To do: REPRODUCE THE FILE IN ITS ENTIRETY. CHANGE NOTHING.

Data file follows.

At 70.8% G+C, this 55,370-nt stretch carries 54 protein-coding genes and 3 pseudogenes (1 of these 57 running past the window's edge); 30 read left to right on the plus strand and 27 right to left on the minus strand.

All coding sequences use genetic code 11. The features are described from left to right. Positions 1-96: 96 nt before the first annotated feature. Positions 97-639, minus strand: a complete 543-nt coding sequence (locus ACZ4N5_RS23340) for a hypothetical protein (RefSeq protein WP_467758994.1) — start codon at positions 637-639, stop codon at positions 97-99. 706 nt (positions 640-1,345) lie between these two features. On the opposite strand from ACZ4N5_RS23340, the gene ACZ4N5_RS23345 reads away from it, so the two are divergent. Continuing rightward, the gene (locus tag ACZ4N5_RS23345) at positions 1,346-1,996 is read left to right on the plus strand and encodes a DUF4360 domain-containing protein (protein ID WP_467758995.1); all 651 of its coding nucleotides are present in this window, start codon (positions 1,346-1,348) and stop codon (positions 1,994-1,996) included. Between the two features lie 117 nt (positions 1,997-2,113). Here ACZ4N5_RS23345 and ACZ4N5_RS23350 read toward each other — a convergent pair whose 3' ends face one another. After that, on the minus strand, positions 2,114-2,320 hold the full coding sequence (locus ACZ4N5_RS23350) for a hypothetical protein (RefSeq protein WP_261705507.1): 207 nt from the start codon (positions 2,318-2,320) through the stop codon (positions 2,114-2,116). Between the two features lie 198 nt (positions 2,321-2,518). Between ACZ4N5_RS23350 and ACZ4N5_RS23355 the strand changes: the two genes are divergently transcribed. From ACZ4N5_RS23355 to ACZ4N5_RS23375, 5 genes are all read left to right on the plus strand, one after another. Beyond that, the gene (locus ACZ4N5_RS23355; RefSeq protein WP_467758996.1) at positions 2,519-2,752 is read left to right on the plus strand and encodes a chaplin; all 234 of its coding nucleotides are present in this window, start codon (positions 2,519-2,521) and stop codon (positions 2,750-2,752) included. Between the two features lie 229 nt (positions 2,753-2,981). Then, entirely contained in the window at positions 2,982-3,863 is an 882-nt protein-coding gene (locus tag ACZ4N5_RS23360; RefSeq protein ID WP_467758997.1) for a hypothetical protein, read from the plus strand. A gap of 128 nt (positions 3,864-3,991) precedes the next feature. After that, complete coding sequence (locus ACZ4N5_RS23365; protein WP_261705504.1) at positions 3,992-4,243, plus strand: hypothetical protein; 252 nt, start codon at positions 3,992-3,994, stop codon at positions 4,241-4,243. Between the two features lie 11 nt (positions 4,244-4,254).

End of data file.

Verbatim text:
At 70.8% G+C, this 55,370-nt stretch carries 54 protein-coding genes and 3 pseudogenes (1 of these 57 running past the window's edge); 30 read left to right on the plus strand and 27 right to left on the minus strand.

All coding sequences use genetic code 11. The features are described from left to right. Positions 1-96: 96 nt before the first annotated feature. Positions 97-639, minus strand: a complete 543-nt coding sequence (locus ACZ4N5_RS23340) for a hypothetical protein (RefSeq protein WP_467758994.1) — start codon at positions 637-639, stop codon at positions 97-99. 706 nt (positions 640-1,345) lie between these two features. On the opposite strand from ACZ4N5_RS23340, the gene ACZ4N5_RS23345 reads away from it, so the two are divergent. Continuing rightward, the gene (locus tag ACZ4N5_RS23345) at positions 1,346-1,996 is read left to right on the plus strand and encodes a DUF4360 domain-containing protein (protein ID WP_467758995.1); all 651 of its coding nucleotides are present in this window, start codon (positions 1,346-1,348) and stop codon (positions 1,994-1,996) included. Between the two features lie 117 nt (positions 1,997-2,113). Here ACZ4N5_RS23345 and ACZ4N5_RS23350 read toward each other — a convergent pair whose 3' ends face one another. After that, on the minus strand, positions 2,114-2,320 hold the full coding sequence (locus ACZ4N5_RS23350) for a hypothetical protein (RefSeq protein WP_261705507.1): 207 nt from the start codon (positions 2,318-2,320) through the stop codon (positions 2,114-2,116). Between the two features lie 198 nt (positions 2,321-2,518). Between ACZ4N5_RS23350 and ACZ4N5_RS23355 the strand changes: the two genes are divergently transcribed. From ACZ4N5_RS23355 to ACZ4N5_RS23375, 5 genes are all read left to right on the plus strand, one after another. Beyond that, the gene (locus ACZ4N5_RS23355; RefSeq protein WP_467758996.1) at positions 2,519-2,752 is read left to right on the plus strand and encodes a chaplin; all 234 of its coding nucleotides are present in this window, start codon (positions 2,519-2,521) and stop codon (positions 2,750-2,752) included. Between the two features lie 229 nt (positions 2,753-2,981). Then, entirely contained in the window at positions 2,982-3,863 is an 882-nt protein-coding gene (locus tag ACZ4N5_RS23360; RefSeq protein ID WP_467758997.1) for a hypothetical protein, read from the plus strand. A gap of 128 nt (positions 3,864-3,991) precedes the next feature. After that, complete coding sequence (locus ACZ4N5_RS23365; protein WP_261705504.1) at positions 3,992-4,243, plus strand: hypothetical protein; 252 nt, start codon at positions 3,992-3,994, stop codon at positions 4,241-4,243. Between the two features lie 11 nt (positions 4,244-4,254).